You need to compare apples with apples. The point value for the NQ, ES, YM are different but overall the volatility is proportional. 1 tick on the ES is $12.50 and 1 tick on the NQ is $5.00. When the ES moves 1 point, the NQ will move 10 ticks on average. As a rule of thumb both instruments move proportionally that's why they are priced like they are in terms of commission. Unless you take that into consideration, your numbers are out of whack. In other words, no matter the symbols (ES, NQ) it's all the same.
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I personally get my best results from combining scalping and catching large moves. For example, there are some minor price congestion areas that are drawn by my software. On CL. when price makes a quick pop through these areas and then pauses, almost 90 to 95% of the time it will do a quick 5 to 10 tick retrace. I just go for 5 ticks with a 6 to 7 tick stop and catch it. I call it a reverse scalp and it's just a quick counter trend move. I can catch quite a few of these during the day. Of course I don't try them at times of high volatility since a big spike can occur at these congestion areas. But from watching price on small timeframes for several years, this is an extremely high probability setup for me to catch.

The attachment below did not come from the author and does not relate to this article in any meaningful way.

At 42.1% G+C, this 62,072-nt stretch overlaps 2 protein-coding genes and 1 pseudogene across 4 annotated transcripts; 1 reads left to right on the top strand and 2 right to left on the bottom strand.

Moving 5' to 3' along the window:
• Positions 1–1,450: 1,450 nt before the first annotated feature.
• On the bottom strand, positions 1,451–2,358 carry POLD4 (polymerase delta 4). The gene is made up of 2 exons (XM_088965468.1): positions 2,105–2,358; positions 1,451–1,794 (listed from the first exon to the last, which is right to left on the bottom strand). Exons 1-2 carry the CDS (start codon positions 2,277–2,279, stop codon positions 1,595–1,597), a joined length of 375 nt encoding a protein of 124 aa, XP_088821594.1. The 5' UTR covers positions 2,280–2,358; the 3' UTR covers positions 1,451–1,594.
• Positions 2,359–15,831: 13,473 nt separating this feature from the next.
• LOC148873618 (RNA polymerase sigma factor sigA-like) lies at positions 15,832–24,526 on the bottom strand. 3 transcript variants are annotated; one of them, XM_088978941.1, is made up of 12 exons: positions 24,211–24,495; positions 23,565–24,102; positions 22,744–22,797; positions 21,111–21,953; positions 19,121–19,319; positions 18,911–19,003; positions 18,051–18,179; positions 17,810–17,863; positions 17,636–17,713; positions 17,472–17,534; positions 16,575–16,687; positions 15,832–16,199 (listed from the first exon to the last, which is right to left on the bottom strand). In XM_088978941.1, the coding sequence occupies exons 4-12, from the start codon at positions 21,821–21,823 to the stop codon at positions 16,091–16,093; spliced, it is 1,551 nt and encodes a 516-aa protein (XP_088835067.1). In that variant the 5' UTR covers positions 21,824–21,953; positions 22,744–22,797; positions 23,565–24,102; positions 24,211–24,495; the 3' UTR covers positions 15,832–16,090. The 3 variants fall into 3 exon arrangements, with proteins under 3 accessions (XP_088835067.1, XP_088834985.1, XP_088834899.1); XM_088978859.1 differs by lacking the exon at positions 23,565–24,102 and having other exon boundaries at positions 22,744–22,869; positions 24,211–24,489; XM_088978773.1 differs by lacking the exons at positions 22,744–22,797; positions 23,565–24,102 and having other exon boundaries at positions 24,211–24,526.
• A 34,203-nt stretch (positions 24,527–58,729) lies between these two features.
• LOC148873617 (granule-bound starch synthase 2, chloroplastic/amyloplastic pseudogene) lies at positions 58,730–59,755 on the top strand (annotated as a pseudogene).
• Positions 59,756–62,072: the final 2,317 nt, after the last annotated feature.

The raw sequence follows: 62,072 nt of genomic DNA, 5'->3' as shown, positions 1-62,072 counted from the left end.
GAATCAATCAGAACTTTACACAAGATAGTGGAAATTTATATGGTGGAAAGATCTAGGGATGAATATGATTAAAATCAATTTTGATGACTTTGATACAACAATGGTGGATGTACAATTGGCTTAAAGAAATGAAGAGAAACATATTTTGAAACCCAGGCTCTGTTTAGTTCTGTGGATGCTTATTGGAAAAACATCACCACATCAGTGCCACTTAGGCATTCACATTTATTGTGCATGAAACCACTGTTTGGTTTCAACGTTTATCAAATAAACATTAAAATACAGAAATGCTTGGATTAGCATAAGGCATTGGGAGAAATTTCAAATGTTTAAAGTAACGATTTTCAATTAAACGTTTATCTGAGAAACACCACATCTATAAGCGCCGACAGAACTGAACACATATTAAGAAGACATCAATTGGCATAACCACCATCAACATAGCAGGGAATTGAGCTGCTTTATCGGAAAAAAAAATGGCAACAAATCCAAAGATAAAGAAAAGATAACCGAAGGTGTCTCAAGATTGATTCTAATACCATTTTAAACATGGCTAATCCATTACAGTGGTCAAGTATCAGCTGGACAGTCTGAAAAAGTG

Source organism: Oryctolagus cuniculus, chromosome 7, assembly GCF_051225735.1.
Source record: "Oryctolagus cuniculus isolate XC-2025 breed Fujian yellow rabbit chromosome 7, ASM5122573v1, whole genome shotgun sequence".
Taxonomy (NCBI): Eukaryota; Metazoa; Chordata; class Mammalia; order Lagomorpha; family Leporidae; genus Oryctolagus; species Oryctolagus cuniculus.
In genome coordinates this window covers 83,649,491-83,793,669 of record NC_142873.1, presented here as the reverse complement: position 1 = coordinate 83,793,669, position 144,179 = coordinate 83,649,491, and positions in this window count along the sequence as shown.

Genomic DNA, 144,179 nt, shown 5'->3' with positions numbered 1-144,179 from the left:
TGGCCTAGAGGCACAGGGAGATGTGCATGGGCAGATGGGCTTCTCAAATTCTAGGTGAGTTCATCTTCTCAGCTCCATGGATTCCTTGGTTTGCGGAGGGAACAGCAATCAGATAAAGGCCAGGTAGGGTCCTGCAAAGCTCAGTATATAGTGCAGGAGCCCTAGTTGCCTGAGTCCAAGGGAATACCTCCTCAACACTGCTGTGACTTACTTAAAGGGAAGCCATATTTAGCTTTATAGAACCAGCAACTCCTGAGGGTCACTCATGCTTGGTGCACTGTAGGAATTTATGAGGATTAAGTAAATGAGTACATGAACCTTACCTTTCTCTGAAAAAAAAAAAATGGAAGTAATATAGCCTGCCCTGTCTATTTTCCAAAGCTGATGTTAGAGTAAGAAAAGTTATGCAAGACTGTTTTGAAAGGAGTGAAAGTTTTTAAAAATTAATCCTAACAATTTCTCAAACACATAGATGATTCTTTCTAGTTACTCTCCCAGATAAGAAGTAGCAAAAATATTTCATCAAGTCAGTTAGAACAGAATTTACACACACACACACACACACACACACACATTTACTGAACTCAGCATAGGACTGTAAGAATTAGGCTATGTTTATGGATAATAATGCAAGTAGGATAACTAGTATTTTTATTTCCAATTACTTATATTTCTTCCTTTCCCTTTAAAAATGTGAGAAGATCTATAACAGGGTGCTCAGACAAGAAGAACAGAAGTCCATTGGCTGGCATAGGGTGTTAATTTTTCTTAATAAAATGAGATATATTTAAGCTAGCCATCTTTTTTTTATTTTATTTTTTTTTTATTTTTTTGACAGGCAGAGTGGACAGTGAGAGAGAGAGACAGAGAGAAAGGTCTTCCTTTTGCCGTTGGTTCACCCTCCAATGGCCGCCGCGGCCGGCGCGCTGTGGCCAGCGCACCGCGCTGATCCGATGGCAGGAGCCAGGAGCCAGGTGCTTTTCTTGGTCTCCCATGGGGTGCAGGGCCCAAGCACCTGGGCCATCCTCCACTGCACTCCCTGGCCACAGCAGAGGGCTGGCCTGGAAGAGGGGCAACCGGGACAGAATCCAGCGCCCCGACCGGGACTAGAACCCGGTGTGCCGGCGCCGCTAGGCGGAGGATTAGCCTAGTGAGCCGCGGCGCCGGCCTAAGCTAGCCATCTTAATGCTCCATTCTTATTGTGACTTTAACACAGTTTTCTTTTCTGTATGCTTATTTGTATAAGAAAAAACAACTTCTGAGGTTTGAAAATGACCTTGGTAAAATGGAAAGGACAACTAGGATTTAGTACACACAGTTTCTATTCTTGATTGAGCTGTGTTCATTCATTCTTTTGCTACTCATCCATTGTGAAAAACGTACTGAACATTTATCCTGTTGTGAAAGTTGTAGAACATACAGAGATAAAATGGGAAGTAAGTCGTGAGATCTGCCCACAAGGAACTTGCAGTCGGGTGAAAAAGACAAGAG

On the other hand, I also use strategies that allow for 20 to 100 tick moves . So, depending on the market conditions for that particular day, I will use whichever strategy that makes more sense..
I do know for a fact there are some great scalpers out there who do very well. But in most cases, it takes years of screentime to build that kind of proficiency, and for the average newbie...they probably won't make it if they just try to be a scalper/ There's just too much work involved. It's almost like trying to be a top athlete or fighter jet pilot. You need to have a feel or instinct for price movement and volatility and that only comes with time.
Failure is not an option
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The other issue you raise is one of spending years to become a good scalper. The problem is the competitive edge of the scalper has nearly been totally eroded by highly advanced algorithmic technology. Worse still, the scalper in 5 years will be facing a much more advanced technology making the task even more daunting.
Last edited by djkiwi; November 8th, 2012 at 06:32 AM.
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There's one extremely fantastic thing about scalping strategies - the return distributions are highly Gaussian. This means 3 things are true:
i. The standard deviation of your sample mean varies inversely with the square root of sample size.
ii. 95% of your PnL will fall within 2 standard deviations of your mean.
iii. The derivations of the Kelly criterion are close approximations: one of which states that your compounded rate of return increases with the square of your Sharpe ratio.